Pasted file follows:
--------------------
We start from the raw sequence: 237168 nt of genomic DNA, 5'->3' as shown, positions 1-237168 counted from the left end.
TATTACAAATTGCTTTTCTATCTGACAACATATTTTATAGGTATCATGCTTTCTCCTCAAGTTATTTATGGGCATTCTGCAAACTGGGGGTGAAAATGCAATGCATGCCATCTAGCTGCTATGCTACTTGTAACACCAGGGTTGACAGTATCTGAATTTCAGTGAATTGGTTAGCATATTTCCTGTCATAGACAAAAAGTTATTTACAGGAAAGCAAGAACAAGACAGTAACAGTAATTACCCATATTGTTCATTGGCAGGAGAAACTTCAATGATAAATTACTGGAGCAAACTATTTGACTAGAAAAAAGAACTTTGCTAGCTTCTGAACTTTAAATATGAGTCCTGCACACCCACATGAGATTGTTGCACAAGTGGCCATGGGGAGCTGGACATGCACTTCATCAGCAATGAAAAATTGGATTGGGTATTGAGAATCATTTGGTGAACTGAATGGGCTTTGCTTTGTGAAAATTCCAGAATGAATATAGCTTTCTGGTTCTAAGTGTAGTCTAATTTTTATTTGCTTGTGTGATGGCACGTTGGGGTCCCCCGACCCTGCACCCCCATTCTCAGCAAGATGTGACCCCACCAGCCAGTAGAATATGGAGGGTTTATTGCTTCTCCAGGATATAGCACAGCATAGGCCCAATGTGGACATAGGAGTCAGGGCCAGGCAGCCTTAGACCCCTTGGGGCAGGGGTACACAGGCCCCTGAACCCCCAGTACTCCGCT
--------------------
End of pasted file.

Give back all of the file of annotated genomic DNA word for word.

We start from the raw sequence: 237168 nt of genomic DNA, 5'->3' as shown, positions 1-237168 counted from the left end.
TATTACAAATTGCTTTTCTATCTGACAACATATTTTATAGGTATCATGCTTTCTCCTCAAGTTATTTATGGGCATTCTGCAAACTGGGGGTGAAAATGCAATGCATGCCATCTAGCTGCTATGCTACTTGTAACACCAGGGTTGACAGTATCTGAATTTCAGTGAATTGGTTAGCATATTTCCTGTCATAGACAAAAAGTTATTTACAGGAAAGCAAGAACAAGACAGTAACAGTAATTACCCATATTGTTCATTGGCAGGAGAAACTTCAATGATAAATTACTGGAGCAAACTATTTGACTAGAAAAAAGAACTTTGCTAGCTTCTGAACTTTAAATATGAGTCCTGCACACCCACATGAGATTGTTGCACAAGTGGCCATGGGGAGCTGGACATGCACTTCATCAGCAATGAAAAATTGGATTGGGTATTGAGAATCATTTGGTGAACTGAATGGGCTTTGCTTTGTGAAAATTCCAGAATGAATATAGCTTTCTGGTTCTAAGTGTAGTCTAATTTTTATTTGCTTGTGTGATGGCACGTTGGGGTCCCCCGACCCTGCACCCCCATTCTCAGCAAGATGTGACCCCACCAGCCAGTAGAATATGGAGGGTTTATTGCTTCTCCAGGATATAGCACAGCATAGGCCCAATGTGGACATAGGAGTCAGGGCCAGGCAGCCTTAGACCCCTTGGGGCAGGGGTACACAGGCCCCTGAACCCCCAGTACTCCGCT